Car enthusiasts descend on Putnam for Main Street Car Cruise

By Denise Coffey - Staff Writer
Putnam - posted Mon., Aug. 12, 2013
Ron Polomski and Christine Kelly drive through Putnam in Kelly's 1957 Chevy Bel Air convertible. Photos by D. Coffey.
Ron Polomski and Christine Kelly drive through Putnam in Kelly's 1957 Chevy Bel Air convertible. Photos by D. Coffey.

The eighth annual Main Street Car Cruise brought thousands of cars to downtown Putnam on Aug. 11. Roads and parking lots were closed off, as car enthusiasts took over the town for the day.

By 7 a.m., drivers were parking their cars and raising their hoods on Main Street. By 9:30 a.m., a section of Kennedy Drive had been cordoned off and filled with vehicles. Shiny paint jobs and chrome bumpers shined in the sun of a perfect day. Visitors had the opportunity to watch drag racing, burn-out displays, a diesel truck tug of war, motorcycle stuntmen, and a jet ski demonstration.

WINY radio personality and host of “Juke Box Gold,” Bill Alley, said the show broke all records. “This show draws tens of thousands of people from all over New England and the mid-Atlantic,” Alley said. “This is a big deal on the car cruise circuit.”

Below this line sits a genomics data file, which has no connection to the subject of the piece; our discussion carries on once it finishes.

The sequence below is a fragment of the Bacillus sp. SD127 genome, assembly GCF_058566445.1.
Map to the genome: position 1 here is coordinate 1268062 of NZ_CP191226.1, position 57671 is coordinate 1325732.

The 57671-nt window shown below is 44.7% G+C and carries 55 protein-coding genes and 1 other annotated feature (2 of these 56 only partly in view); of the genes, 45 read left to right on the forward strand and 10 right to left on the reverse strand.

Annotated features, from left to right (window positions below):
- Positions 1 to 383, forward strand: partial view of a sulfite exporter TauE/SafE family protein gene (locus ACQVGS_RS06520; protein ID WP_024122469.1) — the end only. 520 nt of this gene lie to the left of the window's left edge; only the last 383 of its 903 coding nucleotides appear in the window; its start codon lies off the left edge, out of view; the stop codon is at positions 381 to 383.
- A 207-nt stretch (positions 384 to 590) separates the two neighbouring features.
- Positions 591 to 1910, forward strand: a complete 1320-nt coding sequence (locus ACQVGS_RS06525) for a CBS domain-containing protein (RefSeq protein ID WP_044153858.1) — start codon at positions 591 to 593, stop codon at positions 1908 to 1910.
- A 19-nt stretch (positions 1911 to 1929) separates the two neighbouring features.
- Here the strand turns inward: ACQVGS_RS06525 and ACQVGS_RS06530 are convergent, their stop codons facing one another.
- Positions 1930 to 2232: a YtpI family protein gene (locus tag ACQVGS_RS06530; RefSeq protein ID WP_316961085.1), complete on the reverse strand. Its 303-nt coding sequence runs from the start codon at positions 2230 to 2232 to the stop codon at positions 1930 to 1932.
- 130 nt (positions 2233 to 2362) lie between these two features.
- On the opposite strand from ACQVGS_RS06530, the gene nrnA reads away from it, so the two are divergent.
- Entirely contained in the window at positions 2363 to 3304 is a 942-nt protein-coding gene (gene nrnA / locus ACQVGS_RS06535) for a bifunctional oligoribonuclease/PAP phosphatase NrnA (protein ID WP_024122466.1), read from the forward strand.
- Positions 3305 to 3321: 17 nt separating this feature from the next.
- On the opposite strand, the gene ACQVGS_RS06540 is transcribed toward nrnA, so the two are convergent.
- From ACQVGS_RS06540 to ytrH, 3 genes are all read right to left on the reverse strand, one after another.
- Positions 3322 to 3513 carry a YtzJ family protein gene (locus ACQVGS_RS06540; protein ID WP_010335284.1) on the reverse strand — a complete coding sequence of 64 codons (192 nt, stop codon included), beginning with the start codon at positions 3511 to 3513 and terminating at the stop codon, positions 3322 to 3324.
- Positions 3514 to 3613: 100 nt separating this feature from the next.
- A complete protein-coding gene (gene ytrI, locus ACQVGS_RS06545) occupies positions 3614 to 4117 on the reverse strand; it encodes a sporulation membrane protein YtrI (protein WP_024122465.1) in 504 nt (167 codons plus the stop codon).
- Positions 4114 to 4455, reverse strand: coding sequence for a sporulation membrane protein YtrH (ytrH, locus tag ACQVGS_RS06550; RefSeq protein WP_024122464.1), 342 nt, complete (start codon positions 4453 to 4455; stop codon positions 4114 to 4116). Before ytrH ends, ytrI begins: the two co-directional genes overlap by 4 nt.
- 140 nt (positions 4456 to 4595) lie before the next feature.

Claire and Peter Christosaro drove from Warwick, R.I., in their 1948 Ford convertible. They sat on lawn chairs in Rotary Park and watched as people looked over their car. A “For Sale” sign in its front window drew some attention. “On a scale of one to 10, this show is a 10,” Peter Christosaro said. “Between the number of cars and the friendliness of the people, it's great. The town is charming.”

The town and the show was certainly a charm for Mike Carnelli, who won a trophy for the Best Sports Car. The Plainfield resident entered his white 1983 slant nose Porsche after purchasing it in May. “Whoever owned this car before me took great care of it,” he said. He takes his wife out in it in the morning to go for coffee and in the evening to go for ice cream, but he doesn't drive it to the dirt bike racetrack where he works. Its white paint job was unblemished. Not a spot of dirt or dust could be found on it where it occupied a space opposite Nikki's Dog House.

David Williams took home the trophy for Best Rat Rod for the second year in a row. He and his son Jake worked on the car for more than six months. “We did a lot of cutting and sanding,” the Scituate, R.I., native said, laughing. The parts from several different cars made up the rod he lovingly painted a shark's gaping mouth on.

Alley gave kudos to all the drivers who had come out for the event. “Thank you for sharing your labors of love,” he said from the stage. “You are keeping history alive.”

Ellen Gillon came from Chaplin to see the cars. She'd filled her camera's memory card with pictures. “It's been great,” she said, as the sound of a throaty engine came to life. “Everybody has to be somewhere. This is the place to be today.”


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